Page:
The IRA adds EV incentives for some used vehicles – but, not every used EV will qualify. In order for a used EV to qualify for a 30 percent credit of the sale price (up to $4,000), the vehicle must:
- Be at least two years earlier than the calendar year in which you’re buying it
- Cost less than $25,000
- Be the first time it’s being sold as a used vehicle
- Be purchased for use by the person claiming the credit (not for resale)
The used vehicle credit also has different income requirements than the new vehicle version – maximum MAGI (income limits) are:
- Married/joint income limit: $150,000
- Head of household income limit: $112,500
- Single income limit: $75,000
Can you claim an EV incentive twice?
Yes, but you can’t claim the Clean Vaehicle Credit more than once every three years. So, if you claim it in 2023 and are planning on purchasing another EV, you’ll have to wait until 2026 to claim it again.
How to determine if your EV qualifies for incentives
It’s important to note that the specific manufacturing location may still vary by vehicle model, trim, or its specific production date during the model year because some EV models are produced in multiple locations. So, you’ll want to confirm the precise manufacturing location of your EV.
The National Highway Traffic Safety Administration (NHTSA), which is part of the U.S. Department of Transportation (DOT) has a decoder tool that allows you to plug in the Vehicle Identification Number (VIN) to determine the vehicle’s manufacturing location.
Once you enter the vehicle’s VIN, you’ll click the blue ‘Decode VIN’ button:
You’ll receive a summary of the vehicle’s information. Near the bottom of the ‘Other information’ box, you’ll see the ‘Plant information’ listed:
If the plant location is in North America, it meets the initial manufacturing requirement of the Clean Vehicle Credit. If it’s outside of North America, it’s not eligible. In the above example, this Audi e-tron is shown as being manufactured in Brussels, Belgium, so it isn’t eligible for the Clean Vehicle Credit.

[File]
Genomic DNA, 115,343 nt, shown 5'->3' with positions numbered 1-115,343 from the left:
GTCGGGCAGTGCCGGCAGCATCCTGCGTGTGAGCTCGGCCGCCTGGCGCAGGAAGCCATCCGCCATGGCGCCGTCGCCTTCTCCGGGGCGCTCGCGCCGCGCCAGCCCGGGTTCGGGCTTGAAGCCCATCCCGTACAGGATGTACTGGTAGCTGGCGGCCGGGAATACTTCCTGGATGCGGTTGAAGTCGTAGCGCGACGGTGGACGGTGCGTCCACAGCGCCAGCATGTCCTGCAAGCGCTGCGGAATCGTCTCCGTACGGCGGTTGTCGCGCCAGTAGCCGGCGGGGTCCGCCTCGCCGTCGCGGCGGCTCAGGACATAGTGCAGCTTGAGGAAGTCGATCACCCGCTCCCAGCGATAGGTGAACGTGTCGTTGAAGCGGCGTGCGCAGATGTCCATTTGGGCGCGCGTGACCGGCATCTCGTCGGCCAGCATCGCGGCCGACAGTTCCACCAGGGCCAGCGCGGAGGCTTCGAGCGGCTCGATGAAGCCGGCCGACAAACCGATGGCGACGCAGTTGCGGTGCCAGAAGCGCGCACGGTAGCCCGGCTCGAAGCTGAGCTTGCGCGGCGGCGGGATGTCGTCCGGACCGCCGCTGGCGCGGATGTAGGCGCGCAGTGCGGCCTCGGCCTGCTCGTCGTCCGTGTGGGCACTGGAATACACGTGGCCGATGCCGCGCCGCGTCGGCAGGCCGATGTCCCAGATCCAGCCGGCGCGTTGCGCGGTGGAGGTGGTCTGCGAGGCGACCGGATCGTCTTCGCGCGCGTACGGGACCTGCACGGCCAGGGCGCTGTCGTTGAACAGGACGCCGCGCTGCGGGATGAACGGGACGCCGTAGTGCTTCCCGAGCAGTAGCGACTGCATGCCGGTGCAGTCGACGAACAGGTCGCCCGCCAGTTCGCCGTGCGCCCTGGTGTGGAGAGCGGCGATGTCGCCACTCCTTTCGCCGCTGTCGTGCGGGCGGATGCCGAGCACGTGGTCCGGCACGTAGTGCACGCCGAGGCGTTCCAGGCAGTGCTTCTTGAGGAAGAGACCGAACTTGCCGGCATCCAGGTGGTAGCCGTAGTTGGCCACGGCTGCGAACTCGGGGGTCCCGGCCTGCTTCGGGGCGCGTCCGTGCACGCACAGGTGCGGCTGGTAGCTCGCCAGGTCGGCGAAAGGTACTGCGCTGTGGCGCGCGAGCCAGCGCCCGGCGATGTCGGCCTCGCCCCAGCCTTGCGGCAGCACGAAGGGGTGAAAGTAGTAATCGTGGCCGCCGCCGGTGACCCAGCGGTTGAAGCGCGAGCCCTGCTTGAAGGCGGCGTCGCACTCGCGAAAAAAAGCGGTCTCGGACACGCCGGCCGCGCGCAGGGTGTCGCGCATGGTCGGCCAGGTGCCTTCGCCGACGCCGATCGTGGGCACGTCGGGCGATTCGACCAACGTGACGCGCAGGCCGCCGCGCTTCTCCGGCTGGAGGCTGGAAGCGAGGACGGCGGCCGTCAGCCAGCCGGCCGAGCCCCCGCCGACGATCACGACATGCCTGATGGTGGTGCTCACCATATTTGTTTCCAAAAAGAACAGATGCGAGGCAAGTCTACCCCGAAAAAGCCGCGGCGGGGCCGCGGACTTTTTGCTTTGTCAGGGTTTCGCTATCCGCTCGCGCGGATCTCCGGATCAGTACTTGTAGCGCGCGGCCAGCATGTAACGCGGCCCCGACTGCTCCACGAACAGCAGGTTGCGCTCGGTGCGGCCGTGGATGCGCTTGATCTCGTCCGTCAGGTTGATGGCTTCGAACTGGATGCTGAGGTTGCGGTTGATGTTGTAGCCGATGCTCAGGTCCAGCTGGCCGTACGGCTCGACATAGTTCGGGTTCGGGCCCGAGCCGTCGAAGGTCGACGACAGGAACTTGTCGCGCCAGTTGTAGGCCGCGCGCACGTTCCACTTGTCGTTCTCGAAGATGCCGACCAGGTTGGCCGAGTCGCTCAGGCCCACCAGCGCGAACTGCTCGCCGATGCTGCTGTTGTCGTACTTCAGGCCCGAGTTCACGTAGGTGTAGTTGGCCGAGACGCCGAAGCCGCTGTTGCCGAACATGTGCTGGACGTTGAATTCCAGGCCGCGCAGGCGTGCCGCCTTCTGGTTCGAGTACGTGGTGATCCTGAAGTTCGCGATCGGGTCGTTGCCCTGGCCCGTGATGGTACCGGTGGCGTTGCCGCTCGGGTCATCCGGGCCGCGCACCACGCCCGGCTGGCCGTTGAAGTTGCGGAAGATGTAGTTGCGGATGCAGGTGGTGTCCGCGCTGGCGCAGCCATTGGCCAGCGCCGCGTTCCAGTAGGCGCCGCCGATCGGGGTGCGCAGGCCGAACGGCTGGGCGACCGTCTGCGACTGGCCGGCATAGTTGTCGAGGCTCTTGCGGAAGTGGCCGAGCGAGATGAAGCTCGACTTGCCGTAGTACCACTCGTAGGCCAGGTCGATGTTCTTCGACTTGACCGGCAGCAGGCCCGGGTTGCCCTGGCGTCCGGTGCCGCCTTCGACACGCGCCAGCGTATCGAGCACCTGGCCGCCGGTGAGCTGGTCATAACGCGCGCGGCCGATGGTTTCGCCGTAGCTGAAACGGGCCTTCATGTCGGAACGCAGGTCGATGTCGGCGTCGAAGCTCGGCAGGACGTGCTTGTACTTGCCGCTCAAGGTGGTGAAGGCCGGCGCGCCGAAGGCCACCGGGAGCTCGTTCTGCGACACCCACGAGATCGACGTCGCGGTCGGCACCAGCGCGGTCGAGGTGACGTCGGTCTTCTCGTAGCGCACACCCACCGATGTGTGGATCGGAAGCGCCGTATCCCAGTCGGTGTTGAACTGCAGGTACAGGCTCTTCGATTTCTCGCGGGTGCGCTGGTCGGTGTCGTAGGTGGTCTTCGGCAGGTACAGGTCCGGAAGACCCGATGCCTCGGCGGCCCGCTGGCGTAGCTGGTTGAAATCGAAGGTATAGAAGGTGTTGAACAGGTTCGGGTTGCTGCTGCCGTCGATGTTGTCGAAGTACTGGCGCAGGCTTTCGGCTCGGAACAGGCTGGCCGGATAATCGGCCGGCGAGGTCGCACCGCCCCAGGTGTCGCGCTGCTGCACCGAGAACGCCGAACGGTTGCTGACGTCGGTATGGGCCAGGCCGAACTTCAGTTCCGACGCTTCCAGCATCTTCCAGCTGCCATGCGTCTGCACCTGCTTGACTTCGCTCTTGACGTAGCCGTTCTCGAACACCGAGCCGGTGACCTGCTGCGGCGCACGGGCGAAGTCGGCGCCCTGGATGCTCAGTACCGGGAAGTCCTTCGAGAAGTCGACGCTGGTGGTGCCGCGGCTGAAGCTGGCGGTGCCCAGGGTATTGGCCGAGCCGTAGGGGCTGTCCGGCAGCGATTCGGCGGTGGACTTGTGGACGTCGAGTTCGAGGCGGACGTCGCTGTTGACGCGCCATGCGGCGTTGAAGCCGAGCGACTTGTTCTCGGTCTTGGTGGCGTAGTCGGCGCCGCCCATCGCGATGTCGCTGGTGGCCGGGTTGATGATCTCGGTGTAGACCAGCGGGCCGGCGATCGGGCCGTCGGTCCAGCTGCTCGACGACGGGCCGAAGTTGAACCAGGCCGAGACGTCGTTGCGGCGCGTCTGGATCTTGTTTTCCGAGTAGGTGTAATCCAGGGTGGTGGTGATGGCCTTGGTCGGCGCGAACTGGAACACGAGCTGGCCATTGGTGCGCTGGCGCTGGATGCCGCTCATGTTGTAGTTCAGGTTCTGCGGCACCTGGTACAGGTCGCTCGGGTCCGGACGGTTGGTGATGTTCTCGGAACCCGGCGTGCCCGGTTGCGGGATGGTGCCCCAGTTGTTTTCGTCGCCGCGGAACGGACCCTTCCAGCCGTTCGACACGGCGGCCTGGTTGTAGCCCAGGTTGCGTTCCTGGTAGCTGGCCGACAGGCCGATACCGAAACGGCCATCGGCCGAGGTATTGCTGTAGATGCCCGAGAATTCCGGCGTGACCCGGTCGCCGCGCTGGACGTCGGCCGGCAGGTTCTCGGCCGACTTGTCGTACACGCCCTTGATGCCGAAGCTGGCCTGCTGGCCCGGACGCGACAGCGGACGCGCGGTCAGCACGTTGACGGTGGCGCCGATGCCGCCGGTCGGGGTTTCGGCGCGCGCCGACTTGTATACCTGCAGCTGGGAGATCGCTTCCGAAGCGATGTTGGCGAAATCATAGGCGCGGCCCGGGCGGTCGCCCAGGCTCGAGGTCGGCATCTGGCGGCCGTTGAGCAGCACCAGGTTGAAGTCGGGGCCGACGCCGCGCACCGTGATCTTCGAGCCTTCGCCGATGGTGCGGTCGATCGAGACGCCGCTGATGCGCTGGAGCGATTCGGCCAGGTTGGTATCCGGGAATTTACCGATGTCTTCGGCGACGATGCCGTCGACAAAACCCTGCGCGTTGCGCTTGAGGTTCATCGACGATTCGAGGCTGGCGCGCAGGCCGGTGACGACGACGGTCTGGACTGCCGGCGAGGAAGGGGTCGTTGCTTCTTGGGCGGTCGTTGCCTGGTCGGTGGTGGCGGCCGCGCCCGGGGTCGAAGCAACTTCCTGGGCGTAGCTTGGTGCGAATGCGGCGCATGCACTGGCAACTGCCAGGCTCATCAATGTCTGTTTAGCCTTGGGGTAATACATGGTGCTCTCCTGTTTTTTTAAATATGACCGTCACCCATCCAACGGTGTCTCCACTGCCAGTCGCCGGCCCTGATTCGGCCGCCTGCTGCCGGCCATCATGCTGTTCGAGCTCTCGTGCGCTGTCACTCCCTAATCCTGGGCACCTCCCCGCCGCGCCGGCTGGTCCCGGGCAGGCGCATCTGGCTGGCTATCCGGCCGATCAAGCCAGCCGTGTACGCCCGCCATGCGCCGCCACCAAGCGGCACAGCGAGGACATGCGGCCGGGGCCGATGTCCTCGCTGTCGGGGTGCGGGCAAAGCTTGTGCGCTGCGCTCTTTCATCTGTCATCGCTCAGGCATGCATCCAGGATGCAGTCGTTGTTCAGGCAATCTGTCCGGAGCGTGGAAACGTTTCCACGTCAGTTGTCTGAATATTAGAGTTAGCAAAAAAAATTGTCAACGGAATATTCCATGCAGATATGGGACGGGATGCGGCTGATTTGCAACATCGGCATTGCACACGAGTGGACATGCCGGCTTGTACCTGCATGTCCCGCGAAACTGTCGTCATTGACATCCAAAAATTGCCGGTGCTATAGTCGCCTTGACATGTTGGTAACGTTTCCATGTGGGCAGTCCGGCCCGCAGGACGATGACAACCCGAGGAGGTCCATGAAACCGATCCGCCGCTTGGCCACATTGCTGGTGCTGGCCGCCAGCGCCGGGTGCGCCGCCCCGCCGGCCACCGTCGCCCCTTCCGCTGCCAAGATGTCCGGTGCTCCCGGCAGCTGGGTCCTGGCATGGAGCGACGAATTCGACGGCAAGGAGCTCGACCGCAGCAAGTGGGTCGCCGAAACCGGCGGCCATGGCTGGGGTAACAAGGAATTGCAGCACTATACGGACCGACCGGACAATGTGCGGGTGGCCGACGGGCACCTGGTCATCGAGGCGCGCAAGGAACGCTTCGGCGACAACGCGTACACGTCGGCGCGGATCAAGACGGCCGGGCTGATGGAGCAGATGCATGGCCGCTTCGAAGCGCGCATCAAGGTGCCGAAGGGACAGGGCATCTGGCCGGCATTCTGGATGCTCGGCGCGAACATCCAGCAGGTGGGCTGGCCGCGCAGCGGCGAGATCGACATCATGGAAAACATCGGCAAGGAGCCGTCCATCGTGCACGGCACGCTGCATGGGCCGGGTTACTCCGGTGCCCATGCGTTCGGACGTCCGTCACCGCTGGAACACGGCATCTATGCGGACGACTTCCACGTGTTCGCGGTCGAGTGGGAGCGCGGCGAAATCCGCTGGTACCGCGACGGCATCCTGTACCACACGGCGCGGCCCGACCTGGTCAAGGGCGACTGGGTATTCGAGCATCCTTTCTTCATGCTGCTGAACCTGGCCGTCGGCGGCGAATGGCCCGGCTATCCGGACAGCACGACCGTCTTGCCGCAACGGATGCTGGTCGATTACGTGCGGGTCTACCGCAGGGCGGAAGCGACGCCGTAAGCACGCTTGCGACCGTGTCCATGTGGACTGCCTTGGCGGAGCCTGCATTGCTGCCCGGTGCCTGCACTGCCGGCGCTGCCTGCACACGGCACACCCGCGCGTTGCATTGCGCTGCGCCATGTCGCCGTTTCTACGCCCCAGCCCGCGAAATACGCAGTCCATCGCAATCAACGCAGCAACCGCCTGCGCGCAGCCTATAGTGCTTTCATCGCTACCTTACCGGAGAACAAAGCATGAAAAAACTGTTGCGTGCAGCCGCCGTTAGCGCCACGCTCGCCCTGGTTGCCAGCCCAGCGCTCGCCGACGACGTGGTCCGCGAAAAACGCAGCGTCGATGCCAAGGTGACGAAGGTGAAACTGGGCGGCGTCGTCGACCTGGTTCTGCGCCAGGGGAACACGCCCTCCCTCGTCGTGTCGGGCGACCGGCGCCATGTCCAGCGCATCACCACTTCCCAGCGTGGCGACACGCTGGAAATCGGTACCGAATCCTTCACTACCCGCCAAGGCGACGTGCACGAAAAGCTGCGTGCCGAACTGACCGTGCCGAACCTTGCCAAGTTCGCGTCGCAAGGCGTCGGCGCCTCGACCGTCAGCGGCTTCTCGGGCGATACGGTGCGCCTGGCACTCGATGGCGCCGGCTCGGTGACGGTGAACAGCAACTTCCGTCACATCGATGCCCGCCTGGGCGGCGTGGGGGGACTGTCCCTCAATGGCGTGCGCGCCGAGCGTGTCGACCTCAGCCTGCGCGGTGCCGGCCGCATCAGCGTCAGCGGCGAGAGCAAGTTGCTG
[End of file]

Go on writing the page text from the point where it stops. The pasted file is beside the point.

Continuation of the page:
How some EV incentives are set to change over time
Like many tax incentives, there are changes to eligibility guidelines that roll out over subsequent years beginning in 2023. We mentioned previously that there will be increasingly stringent requirements related to where an EV’s battery and the vehicle itself is produced. These requirements are intended to help encourage manufacturers to make batteries and EVs in the U.S. We break down the details based on the critical mineral and battery requirements:
Critical mineral requirements
For a vehicle to meet the critical minerals portion of the tax credit ($3,750), a certain percentage of the critical minerals extracted or processed to make the vehicle’s battery must be in the U.S. or a U.S. free-trade agreement partner, or recycled in North America. The percentages increase over time:
|Year||Minimum percent of critical minerals that must meet the requirement|
|2027 and later||80%|
Battery component requirements
To qualify for the battery components portion of the tax credit (and get an additional $3,750), the value of the battery’s components that are manufactured or assembled in North America must meet the following percentage requirements:
|Year||Minimum percent of battery components that must meet the requirement|
|2024 and 2025||60%|
|2029 and later||100%|
Can you get the Clean Vehicle Credit at the point of purchase?
Yes, in the form of a transfer to the dealer or seller. However, this component of the Clean Vehicle Credit doesn’t roll out until after December 31, 2023. After that date, you’ll be able to transfer the federal EV incentive to the seller you’re buying your EV from in order to reduce the price you pay upfront.
Other EV rebates and incentives to know about
In addition to the federal EV incentives available through the Clean Vehicle Credit, depending on where you live you may have state or local EV incentives. Check to see what state-specific EV rebates and incentives are available. Also, as part of the IRA you can also claim 30 percent of the costs to install a home EV charger (up to $1,000) if you install it by December 31, 2022. Read more about home EV charger incentives.
Power your EV with solar
There are many ways to save on EV charging costs over time, such as taking advantage of special rates like time-of-use rates or off-peak charging programs with your utility company. One of the best long-term solutions to lower your home EV charging costs is to go solar. You can use the EnergySage Marketplace to compare several quotes from pre-screened installers, helping you find a system that fits your needs at the right price. If you’re planning to charge an EV at home, make sure to add a note to your profile so installers can right size your solar energy system to sufficiently power your EV.
Editor’s note: it’s also important to recognize that like many pieces of the IRA, there’s additional guidance expected to roll out on incentives, so you’ll want to keep an eye out for updates. Details on EVs eligible for incentives can also update based on the manufacturer’s production. We’ll make sure to update this article as additional information becomes available.